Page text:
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This is what a hummingbird nest looks like


Building a hummingbird nest, a complicated business Every year after migrating to breeding grounds (for those hummingbirds that migrate), a hummingbird’s first order of business is to eat. After refilling their energy supplies and meeting up with a fella, the female hummingbirds will immediately start to build a nest. When building a hummingbird nest, the female hummingbird must choose the perfect location. She is looking for a place that is well off the ground to prevent predators like ants, snakes, and predatory birds. Plus, the nest must be sheltered from wind to prevent baby hummingbirds being thrown from the nest in a wind storm. She will need a good sold base like in a “Y” or crossed branches of a tree or bush. A place with leaves over top to shelter from rain and sun is ideal because if the nest gets above 96 degrees Fahrenheit the little hummingbird eggs will be too hot to hatch. Female hummingbirds will need nesting material to make her nest. She likes to use nice soft material like moss and lichen. She also likes to use cotton fluffs, bits of willows, soft plant pieces, dryer lint, and leaf hairs. She will bring these items back to her nest a little at a time, gluing it all together with spider webs. The spider webs make terrific glue for the nest, allowing the nest to stretch and be flexible as the baby hummingbirds grow. The spider webs also make it easier for the mother hummingbird to repair the nest when damaged or when kids do what kids do. While building the nest, the female hummingbird will try to camouflage it as much as possible by using small sticks, seeds, and plant pieces to shade the outside of the nest. She will make sure the lighter parts of the nest are in the sun, while the darker parts of the nest are in the shade, blending it in with the surroundings. [Read more] Photo credit: ©Jimer DeVries

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Building a hummingbird nest, a complicated business

Every year after migrating to breeding grounds (for those hummingbirds that migrate), a hummingbird’s first order of business is to eat. After refilling their energy supplies and meeting up with a fella, the female hummingbirds will immediately start to build a nest.

When building a hummingbird nest, the female hummingbird must choose the perfect location. She is looking for a place that is well off the ground to prevent predators like ants, snakes, and predatory birds. Plus, the nest must be sheltered from wind to prevent baby hummingbirds being thrown from the nest in a wind storm.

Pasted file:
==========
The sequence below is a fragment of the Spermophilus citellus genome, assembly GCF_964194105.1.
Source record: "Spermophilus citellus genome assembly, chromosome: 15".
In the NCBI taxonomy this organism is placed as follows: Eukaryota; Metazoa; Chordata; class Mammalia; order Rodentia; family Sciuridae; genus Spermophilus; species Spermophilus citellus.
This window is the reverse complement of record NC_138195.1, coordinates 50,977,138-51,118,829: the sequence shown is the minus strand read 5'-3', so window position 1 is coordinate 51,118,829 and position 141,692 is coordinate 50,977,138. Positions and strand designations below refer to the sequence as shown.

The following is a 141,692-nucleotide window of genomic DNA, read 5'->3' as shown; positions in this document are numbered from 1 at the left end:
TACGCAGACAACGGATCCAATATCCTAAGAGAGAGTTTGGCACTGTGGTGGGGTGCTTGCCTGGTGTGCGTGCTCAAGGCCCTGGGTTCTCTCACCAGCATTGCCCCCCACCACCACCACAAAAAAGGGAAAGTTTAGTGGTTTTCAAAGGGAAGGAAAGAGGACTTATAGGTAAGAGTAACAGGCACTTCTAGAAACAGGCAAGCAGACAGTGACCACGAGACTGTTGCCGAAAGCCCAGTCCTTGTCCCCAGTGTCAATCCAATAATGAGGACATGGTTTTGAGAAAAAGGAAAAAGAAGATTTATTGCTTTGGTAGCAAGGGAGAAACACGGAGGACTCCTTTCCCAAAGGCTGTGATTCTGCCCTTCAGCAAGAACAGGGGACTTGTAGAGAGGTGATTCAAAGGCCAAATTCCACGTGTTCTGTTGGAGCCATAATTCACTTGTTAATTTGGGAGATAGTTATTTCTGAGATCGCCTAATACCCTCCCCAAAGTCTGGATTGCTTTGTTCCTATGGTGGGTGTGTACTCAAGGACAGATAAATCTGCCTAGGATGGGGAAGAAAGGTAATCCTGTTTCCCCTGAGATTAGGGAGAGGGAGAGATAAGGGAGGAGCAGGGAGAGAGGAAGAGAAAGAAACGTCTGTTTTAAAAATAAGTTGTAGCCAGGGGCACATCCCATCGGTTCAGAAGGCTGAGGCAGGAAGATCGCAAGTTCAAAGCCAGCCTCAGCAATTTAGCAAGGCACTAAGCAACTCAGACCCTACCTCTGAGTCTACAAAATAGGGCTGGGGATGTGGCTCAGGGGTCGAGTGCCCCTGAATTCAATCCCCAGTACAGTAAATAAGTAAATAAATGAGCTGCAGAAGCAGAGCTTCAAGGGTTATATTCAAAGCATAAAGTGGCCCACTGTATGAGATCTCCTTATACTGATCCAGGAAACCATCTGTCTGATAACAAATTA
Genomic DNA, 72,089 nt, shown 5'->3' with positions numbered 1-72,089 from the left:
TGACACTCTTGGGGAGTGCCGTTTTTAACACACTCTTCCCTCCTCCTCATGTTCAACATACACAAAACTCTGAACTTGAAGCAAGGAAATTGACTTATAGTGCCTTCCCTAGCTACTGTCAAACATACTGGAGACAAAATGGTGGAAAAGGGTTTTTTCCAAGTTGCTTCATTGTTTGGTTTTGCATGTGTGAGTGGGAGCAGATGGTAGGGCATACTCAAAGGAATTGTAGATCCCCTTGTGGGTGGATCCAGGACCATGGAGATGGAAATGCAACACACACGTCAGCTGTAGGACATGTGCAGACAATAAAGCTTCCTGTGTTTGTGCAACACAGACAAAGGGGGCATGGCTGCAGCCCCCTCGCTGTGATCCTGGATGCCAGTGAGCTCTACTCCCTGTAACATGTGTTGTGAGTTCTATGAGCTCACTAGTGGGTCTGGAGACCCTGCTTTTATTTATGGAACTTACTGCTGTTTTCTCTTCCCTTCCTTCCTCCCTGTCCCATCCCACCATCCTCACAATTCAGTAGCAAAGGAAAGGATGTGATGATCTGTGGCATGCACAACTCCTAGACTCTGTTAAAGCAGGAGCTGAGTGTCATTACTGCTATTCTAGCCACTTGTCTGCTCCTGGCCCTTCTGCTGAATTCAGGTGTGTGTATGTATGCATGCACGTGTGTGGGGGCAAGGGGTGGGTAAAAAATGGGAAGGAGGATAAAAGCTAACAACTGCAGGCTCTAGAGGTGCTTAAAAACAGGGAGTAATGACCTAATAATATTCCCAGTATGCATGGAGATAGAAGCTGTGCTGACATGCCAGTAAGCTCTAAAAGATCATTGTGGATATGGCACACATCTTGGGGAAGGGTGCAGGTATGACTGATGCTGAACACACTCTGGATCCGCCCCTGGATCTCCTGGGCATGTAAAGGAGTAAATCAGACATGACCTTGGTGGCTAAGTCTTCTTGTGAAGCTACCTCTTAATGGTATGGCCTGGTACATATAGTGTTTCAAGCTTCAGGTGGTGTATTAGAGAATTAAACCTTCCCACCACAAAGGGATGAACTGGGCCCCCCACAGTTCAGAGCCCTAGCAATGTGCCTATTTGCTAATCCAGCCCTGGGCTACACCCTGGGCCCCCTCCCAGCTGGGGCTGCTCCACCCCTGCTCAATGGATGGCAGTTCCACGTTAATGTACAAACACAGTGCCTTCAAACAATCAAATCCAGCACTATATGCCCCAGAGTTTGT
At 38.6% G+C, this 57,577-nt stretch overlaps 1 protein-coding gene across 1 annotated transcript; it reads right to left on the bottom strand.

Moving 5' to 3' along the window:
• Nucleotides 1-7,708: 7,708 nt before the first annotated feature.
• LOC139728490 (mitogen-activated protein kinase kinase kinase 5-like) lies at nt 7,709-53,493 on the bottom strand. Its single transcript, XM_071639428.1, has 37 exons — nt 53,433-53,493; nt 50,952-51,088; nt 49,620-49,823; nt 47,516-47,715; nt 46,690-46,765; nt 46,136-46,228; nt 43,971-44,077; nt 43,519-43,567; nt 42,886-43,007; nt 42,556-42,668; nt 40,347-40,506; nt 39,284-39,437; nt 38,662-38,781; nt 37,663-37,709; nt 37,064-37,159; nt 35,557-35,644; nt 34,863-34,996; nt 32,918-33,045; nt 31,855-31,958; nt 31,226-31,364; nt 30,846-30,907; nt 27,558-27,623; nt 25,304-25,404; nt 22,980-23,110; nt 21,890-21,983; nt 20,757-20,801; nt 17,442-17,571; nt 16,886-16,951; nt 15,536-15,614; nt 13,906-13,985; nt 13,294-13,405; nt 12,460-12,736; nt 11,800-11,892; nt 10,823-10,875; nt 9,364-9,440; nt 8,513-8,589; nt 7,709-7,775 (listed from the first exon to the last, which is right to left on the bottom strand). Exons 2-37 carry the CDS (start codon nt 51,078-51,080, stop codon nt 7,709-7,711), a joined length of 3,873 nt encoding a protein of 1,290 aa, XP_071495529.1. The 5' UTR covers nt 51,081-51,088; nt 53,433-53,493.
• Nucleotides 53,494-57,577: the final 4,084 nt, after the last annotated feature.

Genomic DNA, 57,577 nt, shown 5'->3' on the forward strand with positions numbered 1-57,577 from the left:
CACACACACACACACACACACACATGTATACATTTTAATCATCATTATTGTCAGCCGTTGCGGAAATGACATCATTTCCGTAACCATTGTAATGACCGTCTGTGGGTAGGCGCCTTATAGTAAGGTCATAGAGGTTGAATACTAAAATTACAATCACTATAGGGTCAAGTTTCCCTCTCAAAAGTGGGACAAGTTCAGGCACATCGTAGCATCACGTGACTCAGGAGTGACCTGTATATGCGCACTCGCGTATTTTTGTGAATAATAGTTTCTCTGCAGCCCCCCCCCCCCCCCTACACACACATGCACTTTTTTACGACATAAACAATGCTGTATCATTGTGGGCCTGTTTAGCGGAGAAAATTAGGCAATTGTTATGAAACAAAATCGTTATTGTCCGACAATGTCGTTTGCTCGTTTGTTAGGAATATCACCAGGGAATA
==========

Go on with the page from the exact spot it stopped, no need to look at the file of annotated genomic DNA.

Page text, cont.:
She will need a good sold base like in a “Y” or crossed branches of a tree or bush. A place with leaves over top to shelter from rain and sun is ideal because if the nest gets above 96 degrees Fahrenheit the little hummingbird eggs will be too hot to hatch.

Female hummingbirds will need nesting material to make her nest. She likes to use nice soft material like moss and lichen. She also likes to use cotton fluffs, bits of willows, soft plant pieces, dryer lint, and leaf hairs. She will bring these items back to her nest a little at a time, gluing it all together with spider webs. The spider webs make terrific glue for the nest, allowing the nest to stretch and be flexible as the baby hummingbirds grow. The spider webs also make it easier for the mother hummingbird to repair the nest when damaged or when kids do what kids do. While building the nest, the female hummingbird will try to camouflage it as much as possible by using small sticks, seeds, and plant pieces to shade the outside of the nest. She will make sure the lighter parts of the nest are in the sun, while the darker parts of the nest are in the shade, blending it in with the surroundings.

[Read more]

Photo credit: ©Jimer DeVries

Source: libutron.tumblr.com

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The nest is made from moss, lichen, dryer lint, and other soft plant materials... glued together with SPIDER WEBS!!!

Amazing that she knows to use the spider webs that way. Hummingbirds are fascinating.

spider webs and lichen make such a beautiful nest!!!  and i love that she even makes it camouflage with the dappled light... what a little artiste!

I had never before seen a hummingbird nest and you're right -- so artistic and beautiful!

Who knew? Yeah science!

How about two...

hummingbird nest

hummingbird nest

hummingbird nest

...or 3!

hummingbird nest

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